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Five reasons the IMF classifies Australian housing as relatively ‘high risk’

Posted by Nathan McCullum on 13/04/2023
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he International Monetary Fund has released its latest publications on the global economic outlook, ranking Australia as the second-highest country for ‘housing market risk’ out of 27 countries, behind Canada[1].

Some of the outcomes associated with this risk include a sharp housing market decline, which could have implications for economic growth and financial stability. So, is Australian housing at risk and how worried should we be?

The IMF scored countries on five different measures of housing market risk. These are outlined below, with more recent insights that provide some perspective on the elements of risk at play.

1. Outstanding housing debt to household income in June last year. According to the RBA, Australian housing debt represented around 145.4%, of the country’s total disposable household income, around $2 trillion. While slowing credit growth has since resulted in a slight decline in this ratio to the end of 2022, it’s still hovering around record highs.

Entrants to the housing market have taken on more debt to buy homes over time because housing value growth has outpaced income growth. But the flip side of this is that because housing values have grown so much long term, outstanding housing debt represented just 17.6% of the asset value at the end of 2022. Debt levels are undoubtedly high, so it is important that Australian unemployment remains contained to support mortgage serviceability.

2. The share of housing debt on variable interest rates. Australia has a high portion of outstanding housing debt on variable rate terms (around 70% at the close of 2022). This means that, unlike the US and many European counties, mortgage holders feel the sting of higher interest rates more rapidly. Amid cash rate rises, outstanding mortgage rates in Australia have increased an average of just over 200 basis points for owner occupier and investor loans.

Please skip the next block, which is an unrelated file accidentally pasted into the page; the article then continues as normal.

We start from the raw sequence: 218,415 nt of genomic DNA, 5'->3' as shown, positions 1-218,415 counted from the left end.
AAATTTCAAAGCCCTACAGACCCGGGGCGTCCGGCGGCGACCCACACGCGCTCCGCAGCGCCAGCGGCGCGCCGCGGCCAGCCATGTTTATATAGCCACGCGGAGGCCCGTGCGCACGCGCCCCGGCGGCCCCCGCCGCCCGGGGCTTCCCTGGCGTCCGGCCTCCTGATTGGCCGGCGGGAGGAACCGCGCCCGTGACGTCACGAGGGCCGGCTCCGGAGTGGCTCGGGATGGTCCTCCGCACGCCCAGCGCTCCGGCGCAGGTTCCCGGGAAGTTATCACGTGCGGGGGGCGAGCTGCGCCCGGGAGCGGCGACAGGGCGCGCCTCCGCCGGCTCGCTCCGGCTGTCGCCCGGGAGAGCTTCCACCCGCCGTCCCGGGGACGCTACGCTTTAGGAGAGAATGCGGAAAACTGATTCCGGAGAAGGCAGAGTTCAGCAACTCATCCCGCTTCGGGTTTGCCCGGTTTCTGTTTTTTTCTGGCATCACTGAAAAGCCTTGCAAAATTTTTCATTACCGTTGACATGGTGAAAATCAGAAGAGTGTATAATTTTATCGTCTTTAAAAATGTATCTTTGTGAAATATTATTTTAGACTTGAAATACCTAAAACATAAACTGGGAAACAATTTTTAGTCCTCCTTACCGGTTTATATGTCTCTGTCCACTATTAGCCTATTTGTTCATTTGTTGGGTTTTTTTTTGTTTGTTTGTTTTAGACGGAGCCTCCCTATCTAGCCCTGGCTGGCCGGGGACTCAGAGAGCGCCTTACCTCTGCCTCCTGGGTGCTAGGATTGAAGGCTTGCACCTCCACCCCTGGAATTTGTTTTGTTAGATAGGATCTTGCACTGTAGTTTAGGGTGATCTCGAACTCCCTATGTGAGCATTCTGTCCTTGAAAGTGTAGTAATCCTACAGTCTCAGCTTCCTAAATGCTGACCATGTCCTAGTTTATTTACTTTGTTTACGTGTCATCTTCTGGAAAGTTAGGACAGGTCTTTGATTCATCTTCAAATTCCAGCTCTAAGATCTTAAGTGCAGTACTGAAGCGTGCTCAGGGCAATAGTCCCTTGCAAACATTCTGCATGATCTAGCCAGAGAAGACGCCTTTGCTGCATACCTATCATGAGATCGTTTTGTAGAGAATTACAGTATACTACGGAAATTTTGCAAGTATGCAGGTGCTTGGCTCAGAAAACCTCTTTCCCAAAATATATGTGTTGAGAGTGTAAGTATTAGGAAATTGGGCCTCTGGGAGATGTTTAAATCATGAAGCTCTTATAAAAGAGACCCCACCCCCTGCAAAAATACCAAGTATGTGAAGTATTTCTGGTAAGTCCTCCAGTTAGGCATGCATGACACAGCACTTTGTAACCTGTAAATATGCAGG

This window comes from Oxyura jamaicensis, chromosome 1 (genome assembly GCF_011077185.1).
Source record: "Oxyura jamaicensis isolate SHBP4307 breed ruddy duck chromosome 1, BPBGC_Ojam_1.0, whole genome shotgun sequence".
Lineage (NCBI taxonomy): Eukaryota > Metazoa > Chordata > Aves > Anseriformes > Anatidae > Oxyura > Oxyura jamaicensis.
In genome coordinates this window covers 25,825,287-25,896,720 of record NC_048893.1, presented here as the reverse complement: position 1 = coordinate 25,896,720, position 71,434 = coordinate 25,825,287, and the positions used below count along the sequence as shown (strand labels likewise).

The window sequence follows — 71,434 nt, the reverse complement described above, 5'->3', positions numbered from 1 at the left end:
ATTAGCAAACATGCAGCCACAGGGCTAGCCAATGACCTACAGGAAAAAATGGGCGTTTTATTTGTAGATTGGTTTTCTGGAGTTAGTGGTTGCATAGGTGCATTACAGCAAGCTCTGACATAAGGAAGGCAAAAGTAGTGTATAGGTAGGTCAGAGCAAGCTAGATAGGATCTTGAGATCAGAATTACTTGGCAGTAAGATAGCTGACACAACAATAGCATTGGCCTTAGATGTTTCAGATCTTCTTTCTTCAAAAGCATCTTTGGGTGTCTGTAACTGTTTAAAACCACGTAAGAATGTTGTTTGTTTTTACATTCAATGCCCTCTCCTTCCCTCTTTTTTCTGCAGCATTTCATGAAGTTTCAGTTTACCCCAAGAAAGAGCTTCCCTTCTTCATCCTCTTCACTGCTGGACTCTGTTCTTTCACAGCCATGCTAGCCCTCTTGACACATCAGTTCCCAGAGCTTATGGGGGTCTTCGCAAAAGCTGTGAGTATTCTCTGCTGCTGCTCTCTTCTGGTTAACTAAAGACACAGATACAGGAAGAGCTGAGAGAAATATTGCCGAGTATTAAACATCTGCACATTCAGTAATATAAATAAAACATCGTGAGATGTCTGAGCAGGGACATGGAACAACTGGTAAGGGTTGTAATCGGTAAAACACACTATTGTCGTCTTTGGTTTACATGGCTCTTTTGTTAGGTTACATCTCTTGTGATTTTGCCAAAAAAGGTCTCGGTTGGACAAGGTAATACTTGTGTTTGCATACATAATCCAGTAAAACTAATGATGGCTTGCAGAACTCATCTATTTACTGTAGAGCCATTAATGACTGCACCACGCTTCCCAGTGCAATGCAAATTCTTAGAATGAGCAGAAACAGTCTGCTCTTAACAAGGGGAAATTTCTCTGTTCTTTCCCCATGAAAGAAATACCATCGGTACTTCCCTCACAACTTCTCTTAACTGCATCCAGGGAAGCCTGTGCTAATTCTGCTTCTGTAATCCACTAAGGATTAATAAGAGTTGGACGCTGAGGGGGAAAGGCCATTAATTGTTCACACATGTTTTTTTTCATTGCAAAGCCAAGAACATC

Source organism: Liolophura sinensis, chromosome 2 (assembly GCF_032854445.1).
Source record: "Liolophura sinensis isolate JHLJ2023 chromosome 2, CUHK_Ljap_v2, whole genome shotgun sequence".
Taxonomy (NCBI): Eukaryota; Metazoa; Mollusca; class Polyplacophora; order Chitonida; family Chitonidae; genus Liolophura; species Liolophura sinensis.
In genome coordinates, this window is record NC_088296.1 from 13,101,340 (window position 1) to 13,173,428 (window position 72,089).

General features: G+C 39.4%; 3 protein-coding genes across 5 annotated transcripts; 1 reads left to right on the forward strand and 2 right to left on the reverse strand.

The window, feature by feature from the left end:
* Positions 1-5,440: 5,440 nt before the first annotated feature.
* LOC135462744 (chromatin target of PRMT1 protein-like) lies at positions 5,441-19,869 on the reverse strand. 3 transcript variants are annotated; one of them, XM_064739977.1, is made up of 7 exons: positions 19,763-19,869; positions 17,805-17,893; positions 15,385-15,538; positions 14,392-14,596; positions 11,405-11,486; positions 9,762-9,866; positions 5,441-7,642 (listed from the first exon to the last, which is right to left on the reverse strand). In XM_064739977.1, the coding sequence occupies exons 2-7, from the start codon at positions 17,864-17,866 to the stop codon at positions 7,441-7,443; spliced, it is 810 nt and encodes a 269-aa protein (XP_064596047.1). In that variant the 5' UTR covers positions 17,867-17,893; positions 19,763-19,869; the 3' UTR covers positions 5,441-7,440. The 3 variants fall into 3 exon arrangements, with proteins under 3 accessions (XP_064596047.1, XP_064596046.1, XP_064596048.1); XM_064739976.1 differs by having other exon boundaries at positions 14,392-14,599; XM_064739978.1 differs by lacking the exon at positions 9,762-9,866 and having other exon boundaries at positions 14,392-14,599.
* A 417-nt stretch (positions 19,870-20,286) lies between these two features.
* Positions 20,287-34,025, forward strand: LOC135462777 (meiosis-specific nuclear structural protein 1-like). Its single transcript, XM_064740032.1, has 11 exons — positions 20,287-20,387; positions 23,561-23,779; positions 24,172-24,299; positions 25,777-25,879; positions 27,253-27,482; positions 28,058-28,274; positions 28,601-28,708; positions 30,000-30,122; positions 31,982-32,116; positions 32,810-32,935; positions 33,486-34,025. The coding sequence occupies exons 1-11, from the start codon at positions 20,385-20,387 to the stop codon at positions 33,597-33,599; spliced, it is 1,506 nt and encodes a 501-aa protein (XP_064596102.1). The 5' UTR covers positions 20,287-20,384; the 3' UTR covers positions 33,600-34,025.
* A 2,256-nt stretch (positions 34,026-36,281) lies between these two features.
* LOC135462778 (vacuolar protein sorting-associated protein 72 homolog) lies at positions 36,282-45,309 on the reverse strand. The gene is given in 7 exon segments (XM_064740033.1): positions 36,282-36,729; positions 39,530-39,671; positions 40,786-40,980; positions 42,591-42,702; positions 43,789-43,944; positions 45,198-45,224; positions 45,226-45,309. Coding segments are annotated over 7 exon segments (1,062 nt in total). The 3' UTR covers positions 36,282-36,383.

However, this could arguably be a positive for Australia. The fast transmission of monetary policy was reportedly one of the factors that empowered the RBA to pause the rate-hiking cycle in April, according to a recent address from Governor Lowe.

Australian mortgage holders have so far dealt well with rising rates. CoreLogic data shows little indication of an increase in distressed properties hitting the market, as the flow of new listings volumes remains subdued nationally (trending -14.8% lower than the five-year average). APRA lending data to December showed the portion of the mortgage market associated with late repayments was rising, but remains low, at around 1%.

3. The share of home owners with a mortgage. As housing-debt-to-income ratios have risen, and loan terms have gradually become longer over time, more home ownership in Australia is comprised of owners with a mortgage. ABS data shows that between 2018 and 2020, the portion of home owners with a mortgage jumped from 32% to 37%. This means more households may be feeling the direct impact of rising rates through their housing payments, and rate rises could have a stronger impact on household consumption. The same figures show 31% of Australians rent, while 30% of households own a home without a mortgage.

4. Cumulative cash rate changes from March 2020 to September 2022. Australians are experiencing the sharpest rate-hiking cycle on record, as the underlying cash rate went from emergency lows of 0.1%, to 3.6% as of March this year. Rapid rate increases have not yet fully been passed on to fixed-rate holders, or even variable-rate holders.

5. Real house price growth between March 2020 to March 2022. Australian home values rose 25.4%, or about 19% when accounting for inflation, between March 2020 and March 2022. According to the IMF, housing prices will likely cool more in markets like Australia, relative to other countries, where households are more sensitive to rate hikes, and housing prices rose substantially during the pandemic.

But as of April 2023, a sharp decline in home values has already occurred. National home values declined a record -9.1% from their peak in April 2022, before recovering 0.6% last month. While it may still be too early to call the bottom of the market, the steep price falls to date have seen limited increases in home loan defaults or forced sales.

Ultimately, the IMF reporting is important. It highlights key vulnerabilities in housing markets that exacerbate the risk associated with a surge in unemployment. But for now, there is room for cautious optimism about the Australian housing market. Many households have accrued strong savings buffers through the low interest rate period, and labour markets remain extremely tight. Housing market conditions are turning a corner amid low stock levels, rising demand from overseas migration, and consumer sentiment shifting higher as we approach what may be the end of the rate-tightening cycle.

Source Corelogic

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